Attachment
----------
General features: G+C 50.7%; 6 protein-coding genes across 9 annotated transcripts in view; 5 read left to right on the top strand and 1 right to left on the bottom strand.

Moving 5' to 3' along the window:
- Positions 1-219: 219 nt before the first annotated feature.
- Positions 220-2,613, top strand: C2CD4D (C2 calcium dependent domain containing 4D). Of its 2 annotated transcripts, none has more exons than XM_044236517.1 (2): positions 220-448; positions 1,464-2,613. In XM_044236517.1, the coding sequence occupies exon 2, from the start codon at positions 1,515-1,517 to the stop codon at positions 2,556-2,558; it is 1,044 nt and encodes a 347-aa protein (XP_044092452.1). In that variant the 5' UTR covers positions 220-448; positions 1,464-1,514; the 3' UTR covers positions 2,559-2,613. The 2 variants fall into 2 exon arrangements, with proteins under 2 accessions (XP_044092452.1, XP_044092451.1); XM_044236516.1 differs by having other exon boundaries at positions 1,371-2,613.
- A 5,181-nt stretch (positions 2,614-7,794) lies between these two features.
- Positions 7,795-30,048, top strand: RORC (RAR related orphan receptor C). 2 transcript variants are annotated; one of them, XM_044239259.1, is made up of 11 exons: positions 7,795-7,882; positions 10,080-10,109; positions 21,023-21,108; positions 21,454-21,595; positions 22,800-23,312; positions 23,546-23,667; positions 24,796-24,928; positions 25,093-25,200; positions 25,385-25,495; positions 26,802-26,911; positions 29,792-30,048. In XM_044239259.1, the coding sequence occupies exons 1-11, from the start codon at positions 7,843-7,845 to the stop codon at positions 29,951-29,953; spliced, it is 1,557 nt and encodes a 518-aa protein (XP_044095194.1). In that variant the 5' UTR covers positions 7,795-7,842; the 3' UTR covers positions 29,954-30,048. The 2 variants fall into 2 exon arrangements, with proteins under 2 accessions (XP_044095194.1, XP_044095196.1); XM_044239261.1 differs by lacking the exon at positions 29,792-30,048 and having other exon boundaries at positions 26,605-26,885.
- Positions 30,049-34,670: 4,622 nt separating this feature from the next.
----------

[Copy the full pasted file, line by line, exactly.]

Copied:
General features: G+C 50.7%; 6 protein-coding genes across 9 annotated transcripts in view; 5 read left to right on the top strand and 1 right to left on the bottom strand.

Moving 5' to 3' along the window:
- Positions 1-219: 219 nt before the first annotated feature.
- Positions 220-2,613, top strand: C2CD4D (C2 calcium dependent domain containing 4D). Of its 2 annotated transcripts, none has more exons than XM_044236517.1 (2): positions 220-448; positions 1,464-2,613. In XM_044236517.1, the coding sequence occupies exon 2, from the start codon at positions 1,515-1,517 to the stop codon at positions 2,556-2,558; it is 1,044 nt and encodes a 347-aa protein (XP_044092452.1). In that variant the 5' UTR covers positions 220-448; positions 1,464-1,514; the 3' UTR covers positions 2,559-2,613. The 2 variants fall into 2 exon arrangements, with proteins under 2 accessions (XP_044092452.1, XP_044092451.1); XM_044236516.1 differs by having other exon boundaries at positions 1,371-2,613.
- A 5,181-nt stretch (positions 2,614-7,794) lies between these two features.
- Positions 7,795-30,048, top strand: RORC (RAR related orphan receptor C). 2 transcript variants are annotated; one of them, XM_044239259.1, is made up of 11 exons: positions 7,795-7,882; positions 10,080-10,109; positions 21,023-21,108; positions 21,454-21,595; positions 22,800-23,312; positions 23,546-23,667; positions 24,796-24,928; positions 25,093-25,200; positions 25,385-25,495; positions 26,802-26,911; positions 29,792-30,048. In XM_044239259.1, the coding sequence occupies exons 1-11, from the start codon at positions 7,843-7,845 to the stop codon at positions 29,951-29,953; spliced, it is 1,557 nt and encodes a 518-aa protein (XP_044095194.1). In that variant the 5' UTR covers positions 7,795-7,842; the 3' UTR covers positions 29,954-30,048. The 2 variants fall into 2 exon arrangements, with proteins under 2 accessions (XP_044095194.1, XP_044095196.1); XM_044239261.1 differs by lacking the exon at positions 29,792-30,048 and having other exon boundaries at positions 26,605-26,885.
- Positions 30,049-34,670: 4,622 nt separating this feature from the next.